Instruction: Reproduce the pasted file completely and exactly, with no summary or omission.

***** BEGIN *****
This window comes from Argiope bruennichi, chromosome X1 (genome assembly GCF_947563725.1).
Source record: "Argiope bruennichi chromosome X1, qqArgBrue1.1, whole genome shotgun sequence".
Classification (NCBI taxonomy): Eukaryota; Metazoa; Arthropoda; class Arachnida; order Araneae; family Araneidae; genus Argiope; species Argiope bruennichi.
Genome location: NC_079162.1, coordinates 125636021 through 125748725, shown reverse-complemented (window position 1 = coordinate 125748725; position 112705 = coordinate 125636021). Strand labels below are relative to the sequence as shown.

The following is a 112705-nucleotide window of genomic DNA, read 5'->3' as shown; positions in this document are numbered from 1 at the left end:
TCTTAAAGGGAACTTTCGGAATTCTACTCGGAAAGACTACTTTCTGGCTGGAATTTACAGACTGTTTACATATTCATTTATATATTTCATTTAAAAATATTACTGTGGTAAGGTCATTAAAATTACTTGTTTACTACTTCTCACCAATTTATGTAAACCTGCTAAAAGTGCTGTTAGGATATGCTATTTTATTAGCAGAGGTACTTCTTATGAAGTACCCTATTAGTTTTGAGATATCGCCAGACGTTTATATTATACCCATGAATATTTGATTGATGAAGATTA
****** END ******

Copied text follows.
This window comes from Argiope bruennichi, chromosome X1 (genome assembly GCF_947563725.1).
Source record: "Argiope bruennichi chromosome X1, qqArgBrue1.1, whole genome shotgun sequence".
Classification (NCBI taxonomy): Eukaryota; Metazoa; Arthropoda; class Arachnida; order Araneae; family Araneidae; genus Argiope; species Argiope bruennichi.
Genome location: NC_079162.1, coordinates 125636021 through 125748725, shown reverse-complemented (window position 1 = coordinate 125748725; position 112705 = coordinate 125636021). Strand labels below are relative to the sequence as shown.

The following is a 112705-nucleotide window of genomic DNA, read 5'->3' as shown; positions in this document are numbered from 1 at the left end:
TCTTAAAGGGAACTTTCGGAATTCTACTCGGAAAGACTACTTTCTGGCTGGAATTTACAGACTGTTTACATATTCATTTATATATTTCATTTAAAAATATTACTGTGGTAAGGTCATTAAAATTACTTGTTTACTACTTCTCACCAATTTATGTAAACCTGCTAAAAGTGCTGTTAGGATATGCTATTTTATTAGCAGAGGTACTTCTTATGAAGTACCCTATTAGTTTTGAGATATCGCCAGACGTTTATATTATACCCATGAATATTTGATTGATGAAGATTA